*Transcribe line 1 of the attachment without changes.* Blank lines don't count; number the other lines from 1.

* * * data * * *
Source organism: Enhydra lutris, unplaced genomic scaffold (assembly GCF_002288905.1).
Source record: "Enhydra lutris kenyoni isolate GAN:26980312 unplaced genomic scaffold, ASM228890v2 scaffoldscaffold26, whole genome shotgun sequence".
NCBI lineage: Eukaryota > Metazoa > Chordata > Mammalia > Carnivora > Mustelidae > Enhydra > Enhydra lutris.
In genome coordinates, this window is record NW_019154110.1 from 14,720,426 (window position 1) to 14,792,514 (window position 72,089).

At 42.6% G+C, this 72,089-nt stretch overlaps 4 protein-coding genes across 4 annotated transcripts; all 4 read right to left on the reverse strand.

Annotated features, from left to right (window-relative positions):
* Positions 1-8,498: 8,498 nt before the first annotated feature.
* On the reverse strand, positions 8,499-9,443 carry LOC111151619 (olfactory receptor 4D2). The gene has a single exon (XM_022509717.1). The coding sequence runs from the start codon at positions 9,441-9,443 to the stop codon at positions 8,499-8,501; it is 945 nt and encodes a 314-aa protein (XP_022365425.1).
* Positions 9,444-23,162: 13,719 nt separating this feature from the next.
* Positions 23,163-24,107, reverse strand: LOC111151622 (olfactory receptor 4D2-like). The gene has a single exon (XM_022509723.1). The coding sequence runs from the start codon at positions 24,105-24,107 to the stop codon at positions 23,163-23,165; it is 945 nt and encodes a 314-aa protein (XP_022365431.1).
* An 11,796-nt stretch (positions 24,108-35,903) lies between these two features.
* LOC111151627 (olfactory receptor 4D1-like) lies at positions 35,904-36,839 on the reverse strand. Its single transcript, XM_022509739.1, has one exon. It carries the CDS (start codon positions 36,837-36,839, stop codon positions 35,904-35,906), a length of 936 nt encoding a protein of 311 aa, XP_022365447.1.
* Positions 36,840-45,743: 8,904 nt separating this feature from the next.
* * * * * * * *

Source organism: Enhydra lutris, unplaced genomic scaffold (assembly GCF_002288905.1).